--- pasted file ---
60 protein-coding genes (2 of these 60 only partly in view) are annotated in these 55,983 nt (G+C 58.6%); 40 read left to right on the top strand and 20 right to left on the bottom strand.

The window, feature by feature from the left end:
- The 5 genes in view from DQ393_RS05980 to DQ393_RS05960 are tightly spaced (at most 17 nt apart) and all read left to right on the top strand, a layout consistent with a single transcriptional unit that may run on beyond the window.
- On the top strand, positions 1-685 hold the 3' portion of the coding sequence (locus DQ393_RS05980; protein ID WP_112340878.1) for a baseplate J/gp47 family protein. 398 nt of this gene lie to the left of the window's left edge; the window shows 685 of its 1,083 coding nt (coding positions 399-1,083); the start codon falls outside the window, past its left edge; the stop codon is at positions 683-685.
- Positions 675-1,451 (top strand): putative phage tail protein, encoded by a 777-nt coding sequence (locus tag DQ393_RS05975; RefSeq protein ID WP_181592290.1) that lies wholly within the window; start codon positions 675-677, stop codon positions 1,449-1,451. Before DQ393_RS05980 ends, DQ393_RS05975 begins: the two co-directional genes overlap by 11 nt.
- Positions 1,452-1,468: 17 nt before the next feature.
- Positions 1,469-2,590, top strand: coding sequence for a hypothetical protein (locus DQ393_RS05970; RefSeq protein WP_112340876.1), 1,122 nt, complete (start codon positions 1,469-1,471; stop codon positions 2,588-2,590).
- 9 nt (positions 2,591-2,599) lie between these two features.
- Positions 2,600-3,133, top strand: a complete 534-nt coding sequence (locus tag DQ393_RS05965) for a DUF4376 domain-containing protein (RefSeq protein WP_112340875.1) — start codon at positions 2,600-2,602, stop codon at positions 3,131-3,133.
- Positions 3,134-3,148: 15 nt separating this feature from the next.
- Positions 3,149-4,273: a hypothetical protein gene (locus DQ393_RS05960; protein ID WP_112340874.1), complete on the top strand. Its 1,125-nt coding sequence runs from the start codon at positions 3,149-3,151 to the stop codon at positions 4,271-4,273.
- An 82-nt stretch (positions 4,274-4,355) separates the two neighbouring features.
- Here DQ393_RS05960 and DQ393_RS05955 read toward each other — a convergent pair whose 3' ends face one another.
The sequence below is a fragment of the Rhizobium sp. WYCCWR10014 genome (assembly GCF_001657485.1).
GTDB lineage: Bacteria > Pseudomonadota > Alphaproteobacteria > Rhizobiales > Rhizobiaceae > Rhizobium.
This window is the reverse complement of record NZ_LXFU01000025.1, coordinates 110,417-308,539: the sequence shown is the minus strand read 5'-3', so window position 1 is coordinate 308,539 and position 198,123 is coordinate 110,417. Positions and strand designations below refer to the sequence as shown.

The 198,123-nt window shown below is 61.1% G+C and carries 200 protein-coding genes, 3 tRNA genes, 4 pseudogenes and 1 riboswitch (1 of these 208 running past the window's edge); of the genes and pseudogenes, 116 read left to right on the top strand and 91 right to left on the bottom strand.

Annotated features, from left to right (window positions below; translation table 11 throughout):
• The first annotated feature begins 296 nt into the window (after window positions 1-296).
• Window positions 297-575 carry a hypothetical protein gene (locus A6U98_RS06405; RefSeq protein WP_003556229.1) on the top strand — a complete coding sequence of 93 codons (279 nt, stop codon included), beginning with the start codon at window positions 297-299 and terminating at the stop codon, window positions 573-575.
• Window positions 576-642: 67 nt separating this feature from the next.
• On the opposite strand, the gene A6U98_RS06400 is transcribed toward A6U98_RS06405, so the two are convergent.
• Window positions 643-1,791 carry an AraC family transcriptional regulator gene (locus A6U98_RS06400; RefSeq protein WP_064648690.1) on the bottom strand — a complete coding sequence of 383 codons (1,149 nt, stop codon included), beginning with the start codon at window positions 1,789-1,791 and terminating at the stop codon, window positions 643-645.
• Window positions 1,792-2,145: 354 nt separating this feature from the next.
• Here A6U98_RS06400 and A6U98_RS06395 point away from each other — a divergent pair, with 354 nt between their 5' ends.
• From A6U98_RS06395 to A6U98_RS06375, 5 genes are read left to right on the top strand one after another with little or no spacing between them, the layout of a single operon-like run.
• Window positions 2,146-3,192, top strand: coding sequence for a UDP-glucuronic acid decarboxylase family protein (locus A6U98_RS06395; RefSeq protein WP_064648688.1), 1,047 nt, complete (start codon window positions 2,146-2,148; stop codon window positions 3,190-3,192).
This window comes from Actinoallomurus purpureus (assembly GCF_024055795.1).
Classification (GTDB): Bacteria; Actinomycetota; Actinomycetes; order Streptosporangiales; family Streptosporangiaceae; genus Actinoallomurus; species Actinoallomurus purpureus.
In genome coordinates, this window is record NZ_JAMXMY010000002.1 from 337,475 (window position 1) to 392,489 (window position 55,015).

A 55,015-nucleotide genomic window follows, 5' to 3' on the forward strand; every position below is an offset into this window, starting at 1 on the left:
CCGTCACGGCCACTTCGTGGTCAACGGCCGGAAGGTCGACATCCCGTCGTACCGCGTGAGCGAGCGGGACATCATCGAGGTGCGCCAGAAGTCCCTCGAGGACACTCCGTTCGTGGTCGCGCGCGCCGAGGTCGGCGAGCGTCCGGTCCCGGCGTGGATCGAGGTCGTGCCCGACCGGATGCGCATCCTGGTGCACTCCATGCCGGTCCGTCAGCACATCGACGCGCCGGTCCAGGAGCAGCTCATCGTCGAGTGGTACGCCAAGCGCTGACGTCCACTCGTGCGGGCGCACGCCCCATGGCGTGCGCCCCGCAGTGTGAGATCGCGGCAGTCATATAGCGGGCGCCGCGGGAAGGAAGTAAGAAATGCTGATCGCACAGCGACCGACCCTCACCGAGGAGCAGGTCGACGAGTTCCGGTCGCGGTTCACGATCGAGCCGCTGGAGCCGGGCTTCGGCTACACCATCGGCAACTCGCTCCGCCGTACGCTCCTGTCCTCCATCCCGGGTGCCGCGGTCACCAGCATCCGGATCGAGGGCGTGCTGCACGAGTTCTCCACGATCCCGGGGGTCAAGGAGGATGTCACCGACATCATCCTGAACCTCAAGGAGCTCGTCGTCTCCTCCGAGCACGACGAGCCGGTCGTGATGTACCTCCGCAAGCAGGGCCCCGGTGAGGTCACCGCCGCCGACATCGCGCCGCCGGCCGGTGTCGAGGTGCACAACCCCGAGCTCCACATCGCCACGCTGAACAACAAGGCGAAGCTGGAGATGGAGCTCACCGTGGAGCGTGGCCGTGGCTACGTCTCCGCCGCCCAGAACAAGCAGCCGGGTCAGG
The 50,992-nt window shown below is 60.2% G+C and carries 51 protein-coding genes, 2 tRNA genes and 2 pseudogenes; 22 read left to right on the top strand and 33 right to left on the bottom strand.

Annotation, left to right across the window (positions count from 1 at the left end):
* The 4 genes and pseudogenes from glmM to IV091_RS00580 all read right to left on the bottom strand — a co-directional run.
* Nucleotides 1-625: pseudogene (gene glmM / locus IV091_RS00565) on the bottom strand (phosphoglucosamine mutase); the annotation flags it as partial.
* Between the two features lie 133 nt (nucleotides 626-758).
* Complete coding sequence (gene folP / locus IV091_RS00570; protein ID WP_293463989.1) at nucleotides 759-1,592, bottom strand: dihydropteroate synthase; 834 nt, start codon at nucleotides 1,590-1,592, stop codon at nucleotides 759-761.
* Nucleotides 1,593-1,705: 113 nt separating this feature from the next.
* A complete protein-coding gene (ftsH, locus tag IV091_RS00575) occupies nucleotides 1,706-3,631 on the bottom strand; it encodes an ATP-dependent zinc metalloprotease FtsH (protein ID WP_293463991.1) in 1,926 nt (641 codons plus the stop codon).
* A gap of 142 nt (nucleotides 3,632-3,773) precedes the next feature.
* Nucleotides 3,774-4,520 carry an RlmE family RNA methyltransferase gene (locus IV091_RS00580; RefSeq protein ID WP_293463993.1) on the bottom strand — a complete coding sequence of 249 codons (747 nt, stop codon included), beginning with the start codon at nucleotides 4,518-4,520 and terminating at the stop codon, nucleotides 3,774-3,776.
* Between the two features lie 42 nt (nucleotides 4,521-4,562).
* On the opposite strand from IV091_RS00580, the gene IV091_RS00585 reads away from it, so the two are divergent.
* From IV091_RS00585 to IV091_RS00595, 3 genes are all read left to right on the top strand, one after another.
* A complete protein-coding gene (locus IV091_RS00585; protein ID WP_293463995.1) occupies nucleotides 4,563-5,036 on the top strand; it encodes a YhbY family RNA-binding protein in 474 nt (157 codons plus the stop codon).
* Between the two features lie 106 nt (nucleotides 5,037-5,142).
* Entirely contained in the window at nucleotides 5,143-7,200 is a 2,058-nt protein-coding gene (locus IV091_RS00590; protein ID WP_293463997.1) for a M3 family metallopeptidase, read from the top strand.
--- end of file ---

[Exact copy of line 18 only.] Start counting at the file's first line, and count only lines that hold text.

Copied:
Annotated features, from left to right (window positions below; translation table 11 throughout):